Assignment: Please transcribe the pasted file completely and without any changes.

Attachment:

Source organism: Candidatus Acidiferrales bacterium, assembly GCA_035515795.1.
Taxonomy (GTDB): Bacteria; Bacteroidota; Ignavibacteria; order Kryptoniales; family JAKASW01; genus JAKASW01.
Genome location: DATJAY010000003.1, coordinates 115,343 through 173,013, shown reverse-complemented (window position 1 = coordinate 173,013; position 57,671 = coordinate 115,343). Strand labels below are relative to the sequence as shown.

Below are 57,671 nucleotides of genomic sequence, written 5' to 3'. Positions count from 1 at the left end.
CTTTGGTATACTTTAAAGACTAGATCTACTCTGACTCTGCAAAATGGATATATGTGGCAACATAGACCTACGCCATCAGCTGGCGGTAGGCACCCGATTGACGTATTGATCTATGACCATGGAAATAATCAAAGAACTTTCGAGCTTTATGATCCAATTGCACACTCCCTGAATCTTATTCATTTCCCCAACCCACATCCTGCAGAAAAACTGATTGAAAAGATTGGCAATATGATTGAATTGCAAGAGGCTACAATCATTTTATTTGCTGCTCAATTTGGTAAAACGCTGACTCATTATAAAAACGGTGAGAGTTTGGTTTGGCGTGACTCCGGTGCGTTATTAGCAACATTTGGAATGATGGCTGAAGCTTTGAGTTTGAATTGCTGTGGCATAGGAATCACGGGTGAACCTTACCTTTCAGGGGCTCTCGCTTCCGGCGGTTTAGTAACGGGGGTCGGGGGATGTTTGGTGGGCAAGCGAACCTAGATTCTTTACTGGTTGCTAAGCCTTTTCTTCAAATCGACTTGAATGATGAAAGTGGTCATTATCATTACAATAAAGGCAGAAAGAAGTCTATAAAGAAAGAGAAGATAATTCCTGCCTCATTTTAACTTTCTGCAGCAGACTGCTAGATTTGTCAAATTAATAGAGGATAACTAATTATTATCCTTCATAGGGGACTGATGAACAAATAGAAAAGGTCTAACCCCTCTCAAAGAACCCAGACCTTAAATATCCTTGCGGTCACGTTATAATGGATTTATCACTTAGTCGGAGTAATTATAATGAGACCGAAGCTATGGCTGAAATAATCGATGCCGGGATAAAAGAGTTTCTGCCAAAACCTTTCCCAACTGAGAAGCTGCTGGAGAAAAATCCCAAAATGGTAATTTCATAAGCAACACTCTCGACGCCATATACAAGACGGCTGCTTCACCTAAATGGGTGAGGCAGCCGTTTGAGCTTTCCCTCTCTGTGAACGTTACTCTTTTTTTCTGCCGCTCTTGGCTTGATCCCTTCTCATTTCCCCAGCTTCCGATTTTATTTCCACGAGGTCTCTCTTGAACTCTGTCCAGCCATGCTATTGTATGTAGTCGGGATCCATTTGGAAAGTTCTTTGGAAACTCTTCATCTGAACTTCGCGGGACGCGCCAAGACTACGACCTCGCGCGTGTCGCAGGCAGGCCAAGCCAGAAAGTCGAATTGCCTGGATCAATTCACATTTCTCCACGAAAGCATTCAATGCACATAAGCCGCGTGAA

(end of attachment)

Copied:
Source organism: Candidatus Acidiferrales bacterium, assembly GCA_035515795.1.
Taxonomy (GTDB): Bacteria; Bacteroidota; Ignavibacteria; order Kryptoniales; family JAKASW01; genus JAKASW01.
Genome location: DATJAY010000003.1, coordinates 115,343 through 173,013, shown reverse-complemented (window position 1 = coordinate 173,013; position 57,671 = coordinate 115,343). Strand labels below are relative to the sequence as shown.

Below are 57,671 nucleotides of genomic sequence, written 5' to 3'. Positions count from 1 at the left end.
CTTTGGTATACTTTAAAGACTAGATCTACTCTGACTCTGCAAAATGGATATATGTGGCAACATAGACCTACGCCATCAGCTGGCGGTAGGCACCCGATTGACGTATTGATCTATGACCATGGAAATAATCAAAGAACTTTCGAGCTTTATGATCCAATTGCACACTCCCTGAATCTTATTCATTTCCCCAACCCACATCCTGCAGAAAAACTGATTGAAAAGATTGGCAATATGATTGAATTGCAAGAGGCTACAATCATTTTATTTGCTGCTCAATTTGGTAAAACGCTGACTCATTATAAAAACGGTGAGAGTTTGGTTTGGCGTGACTCCGGTGCGTTATTAGCAACATTTGGAATGATGGCTGAAGCTTTGAGTTTGAATTGCTGTGGCATAGGAATCACGGGTGAACCTTACCTTTCAGGGGCTCTCGCTTCCGGCGGTTTAGTAACGGGGGTCGGGGGATGTTTGGTGGGCAAGCGAACCTAGATTCTTTACTGGTTGCTAAGCCTTTTCTTCAAATCGACTTGAATGATGAAAGTGGTCATTATCATTACAATAAAGGCAGAAAGAAGTCTATAAAGAAAGAGAAGATAATTCCTGCCTCATTTTAACTTTCTGCAGCAGACTGCTAGATTTGTCAAATTAATAGAGGATAACTAATTATTATCCTTCATAGGGGACTGATGAACAAATAGAAAAGGTCTAACCCCTCTCAAAGAACCCAGACCTTAAATATCCTTGCGGTCACGTTATAATGGATTTATCACTTAGTCGGAGTAATTATAATGAGACCGAAGCTATGGCTGAAATAATCGATGCCGGGATAAAAGAGTTTCTGCCAAAACCTTTCCCAACTGAGAAGCTGCTGGAGAAAAATCCCAAAATGGTAATTTCATAAGCAACACTCTCGACGCCATATACAAGACGGCTGCTTCACCTAAATGGGTGAGGCAGCCGTTTGAGCTTTCCCTCTCTGTGAACGTTACTCTTTTTTTCTGCCGCTCTTGGCTTGATCCCTTCTCATTTCCCCAGCTTCCGATTTTATTTCCACGAGGTCTCTCTTGAACTCTGTCCAGCCATGCTATTGTATGTAGTCGGGATCCATTTGGAAAGTTCTTTGGAAACTCTTCATCTGAACTTCGCGGGACGCGCCAAGACTACGACCTCGCGCGTGTCGCAGGCAGGCCAAGCCAGAAAGTCGAATTGCCTGGATCAATTCACATTTCTCCACGAAAGCATTCAATGCACATAAGCCGCGTGAA